America’s redemption after its Day of Infamy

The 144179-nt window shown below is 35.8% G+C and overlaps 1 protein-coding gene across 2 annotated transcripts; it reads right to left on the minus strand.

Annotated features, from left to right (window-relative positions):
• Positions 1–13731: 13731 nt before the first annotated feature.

Few of us expected to see a day when US democracy would face an existential crisis of its own. Not in the sense of its existence preceding its purpose, but for its violation of the age-old maxim that peace must precede prosperity. Yet, we saw such a day, and it has acquired a name: Day of Infamy. On 6 January 2021, a mob roused by President Donald Trump stormed the US Capitol—its legislative complex where Joe Biden’s recent poll win was being ratified—in an apoplectic fit of rage against what they saw as a ‘stolen election’ that left about half a dozen people dead, the country shaken and the world stunned. “The scenes of chaos at the Capitol do not reflect the true America," said President-elect Biden, “This is not who we are." If this casting of that mob as an extremist fringe was meant to assure us that America’s core values were intact, that it had not lost its claim to being a ‘light on the hill’ for freedom, then the country needed to prove as much. A week later, its Democrat-led House of Representatives impeached Trump by 232 votes to 197 for “incitement of insurrection". But this is just a knuckle rap. As of now, he is still in office and could technically regain the White House four years hence. The US must do more to redeem itself—for the sake of democracy around the globe.Much has been made of the fact that 10 of Trump’s fellow Republicans voted to impeach him. His ejection from office, however, requires a two-thirds vote in favour of his conviction in an evenly-split Senate, and whether enough of his party senators will approve is unclear. They had helped him retain power after his 2019 impeachment over a telephonic attempt to bribe Ukraine’s leader with US aid into smearing Biden (and his son). This time, a vote in this 100-member chamber may not even take place before Biden assumes charge on 20 January. So, why bother? For one, it would be more than just symbolic. By the Democrat political calculus, for example, a Senate trial would force Republican leaders to openly declare their positions on the case; given both the clarity and gravity of the charge against Trump, this would probably place them in a quandary, perhaps even push the rival party towards a split. For another, from a distant non-partisan perspective, this is an opportunity for US politicians of all stripes to put realpolitik aside and reclaim the high ground that underlies America’s authority in the free world, as it were. Without Trump being served a sharp institutional rebuke and held to account for his actions by the US, its persuasive power beyond its borders would surely weaken. China would be pleased.An American avowal against letting anything like its Day of Infamy happen again would go a long way towards the redemption of America’s reputation. For this, the country ought to dust off and invoke its 14th constitutional amendment, which dates back to its Civil War era and bars a leader who flouts an oath of office by staging an ‘insurrection or rebellion’ from holding a federal post again. As this provision is vague, it might not achieve the objective of shielding the US from a populist insurgency fanned by Trumpism, an ideology that is unlikely to vanish anytime soon. But those in two minds over the issue should be advised to read Thomas Paine’s 1776 treatise Common Sense, an ode to republican ideals. If it helps shift the world at large towards a global order based on worthy principles rather than petty prejudices, we would all be relieved.